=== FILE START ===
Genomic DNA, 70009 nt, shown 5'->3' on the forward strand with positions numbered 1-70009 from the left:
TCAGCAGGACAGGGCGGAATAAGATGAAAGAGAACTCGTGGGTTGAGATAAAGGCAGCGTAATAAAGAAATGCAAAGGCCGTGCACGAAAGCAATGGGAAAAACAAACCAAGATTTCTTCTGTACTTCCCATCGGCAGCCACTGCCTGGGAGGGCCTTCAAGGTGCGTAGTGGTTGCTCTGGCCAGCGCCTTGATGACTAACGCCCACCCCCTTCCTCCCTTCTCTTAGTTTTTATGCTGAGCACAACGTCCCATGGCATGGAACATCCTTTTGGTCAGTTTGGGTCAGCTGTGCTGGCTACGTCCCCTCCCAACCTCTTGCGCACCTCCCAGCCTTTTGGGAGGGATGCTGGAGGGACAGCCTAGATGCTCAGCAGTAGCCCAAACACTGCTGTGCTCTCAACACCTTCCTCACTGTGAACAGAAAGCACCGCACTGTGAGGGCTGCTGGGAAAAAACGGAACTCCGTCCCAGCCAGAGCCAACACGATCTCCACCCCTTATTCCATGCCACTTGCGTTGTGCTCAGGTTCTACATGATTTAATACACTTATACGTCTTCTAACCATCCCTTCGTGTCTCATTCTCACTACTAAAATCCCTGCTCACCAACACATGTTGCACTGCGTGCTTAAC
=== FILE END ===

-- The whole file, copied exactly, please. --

Genomic DNA, 70009 nt, shown 5'->3' on the forward strand with positions numbered 1-70009 from the left:
TCAGCAGGACAGGGCGGAATAAGATGAAAGAGAACTCGTGGGTTGAGATAAAGGCAGCGTAATAAAGAAATGCAAAGGCCGTGCACGAAAGCAATGGGAAAAACAAACCAAGATTTCTTCTGTACTTCCCATCGGCAGCCACTGCCTGGGAGGGCCTTCAAGGTGCGTAGTGGTTGCTCTGGCCAGCGCCTTGATGACTAACGCCCACCCCCTTCCTCCCTTCTCTTAGTTTTTATGCTGAGCACAACGTCCCATGGCATGGAACATCCTTTTGGTCAGTTTGGGTCAGCTGTGCTGGCTACGTCCCCTCCCAACCTCTTGCGCACCTCCCAGCCTTTTGGGAGGGATGCTGGAGGGACAGCCTAGATGCTCAGCAGTAGCCCAAACACTGCTGTGCTCTCAACACCTTCCTCACTGTGAACAGAAAGCACCGCACTGTGAGGGCTGCTGGGAAAAAACGGAACTCCGTCCCAGCCAGAGCCAACACGATCTCCACCCCTTATTCCATGCCACTTGCGTTGTGCTCAGGTTCTACATGATTTAATACACTTATACGTCTTCTAACCATCCCTTCGTGTCTCATTCTCACTACTAAAATCCCTGCTCACCAACACATGTTGCACTGCGTGCTTAAC